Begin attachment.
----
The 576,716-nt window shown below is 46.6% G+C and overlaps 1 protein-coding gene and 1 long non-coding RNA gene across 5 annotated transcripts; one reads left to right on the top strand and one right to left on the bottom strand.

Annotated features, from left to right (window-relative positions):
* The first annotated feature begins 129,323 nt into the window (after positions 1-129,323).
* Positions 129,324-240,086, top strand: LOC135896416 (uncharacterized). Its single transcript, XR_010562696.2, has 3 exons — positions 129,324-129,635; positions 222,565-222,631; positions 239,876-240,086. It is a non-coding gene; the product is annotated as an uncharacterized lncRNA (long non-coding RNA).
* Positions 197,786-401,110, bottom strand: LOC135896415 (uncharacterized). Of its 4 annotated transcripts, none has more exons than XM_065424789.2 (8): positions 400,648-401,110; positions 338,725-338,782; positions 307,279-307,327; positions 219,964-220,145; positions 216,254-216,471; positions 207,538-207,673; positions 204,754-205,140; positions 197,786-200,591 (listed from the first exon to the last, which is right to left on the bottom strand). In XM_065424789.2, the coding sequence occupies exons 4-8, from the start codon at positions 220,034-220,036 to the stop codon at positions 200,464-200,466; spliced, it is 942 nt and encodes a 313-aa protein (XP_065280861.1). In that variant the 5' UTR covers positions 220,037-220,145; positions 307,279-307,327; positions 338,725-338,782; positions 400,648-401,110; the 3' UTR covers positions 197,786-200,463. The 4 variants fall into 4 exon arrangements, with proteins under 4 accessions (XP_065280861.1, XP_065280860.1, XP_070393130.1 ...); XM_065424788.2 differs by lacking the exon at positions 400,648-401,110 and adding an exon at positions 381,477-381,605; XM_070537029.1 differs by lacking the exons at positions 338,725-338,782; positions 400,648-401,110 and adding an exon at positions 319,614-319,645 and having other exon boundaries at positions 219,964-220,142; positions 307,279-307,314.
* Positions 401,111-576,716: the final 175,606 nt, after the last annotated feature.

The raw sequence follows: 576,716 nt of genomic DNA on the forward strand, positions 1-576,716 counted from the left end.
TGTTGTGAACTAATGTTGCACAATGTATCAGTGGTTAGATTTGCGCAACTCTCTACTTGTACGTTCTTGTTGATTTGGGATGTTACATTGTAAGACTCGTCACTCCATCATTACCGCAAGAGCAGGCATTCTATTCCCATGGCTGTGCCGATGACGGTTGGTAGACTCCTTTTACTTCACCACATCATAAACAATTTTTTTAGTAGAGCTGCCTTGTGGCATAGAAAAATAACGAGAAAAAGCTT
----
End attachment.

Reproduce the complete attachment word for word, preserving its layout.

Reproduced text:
The 576,716-nt window shown below is 46.6% G+C and overlaps 1 protein-coding gene and 1 long non-coding RNA gene across 5 annotated transcripts; one reads left to right on the top strand and one right to left on the bottom strand.

Annotated features, from left to right (window-relative positions):
* The first annotated feature begins 129,323 nt into the window (after positions 1-129,323).
* Positions 129,324-240,086, top strand: LOC135896416 (uncharacterized). Its single transcript, XR_010562696.2, has 3 exons — positions 129,324-129,635; positions 222,565-222,631; positions 239,876-240,086. It is a non-coding gene; the product is annotated as an uncharacterized lncRNA (long non-coding RNA).
* Positions 197,786-401,110, bottom strand: LOC135896415 (uncharacterized). Of its 4 annotated transcripts, none has more exons than XM_065424789.2 (8): positions 400,648-401,110; positions 338,725-338,782; positions 307,279-307,327; positions 219,964-220,145; positions 216,254-216,471; positions 207,538-207,673; positions 204,754-205,140; positions 197,786-200,591 (listed from the first exon to the last, which is right to left on the bottom strand). In XM_065424789.2, the coding sequence occupies exons 4-8, from the start codon at positions 220,034-220,036 to the stop codon at positions 200,464-200,466; spliced, it is 942 nt and encodes a 313-aa protein (XP_065280861.1). In that variant the 5' UTR covers positions 220,037-220,145; positions 307,279-307,327; positions 338,725-338,782; positions 400,648-401,110; the 3' UTR covers positions 197,786-200,463. The 4 variants fall into 4 exon arrangements, with proteins under 4 accessions (XP_065280861.1, XP_065280860.1, XP_070393130.1 ...); XM_065424788.2 differs by lacking the exon at positions 400,648-401,110 and adding an exon at positions 381,477-381,605; XM_070537029.1 differs by lacking the exons at positions 338,725-338,782; positions 400,648-401,110 and adding an exon at positions 319,614-319,645 and having other exon boundaries at positions 219,964-220,142; positions 307,279-307,314.
* Positions 401,111-576,716: the final 175,606 nt, after the last annotated feature.

The raw sequence follows: 576,716 nt of genomic DNA on the forward strand, positions 1-576,716 counted from the left end.
TGTTGTGAACTAATGTTGCACAATGTATCAGTGGTTAGATTTGCGCAACTCTCTACTTGTACGTTCTTGTTGATTTGGGATGTTACATTGTAAGACTCGTCACTCCATCATTACCGCAAGAGCAGGCATTCTATTCCCATGGCTGTGCCGATGACGGTTGGTAGACTCCTTTTACTTCACCACATCATAAACAATTTTTTTAGTAGAGCTGCCTTGTGGCATAGAAAAATAACGAGAAAAAGCTT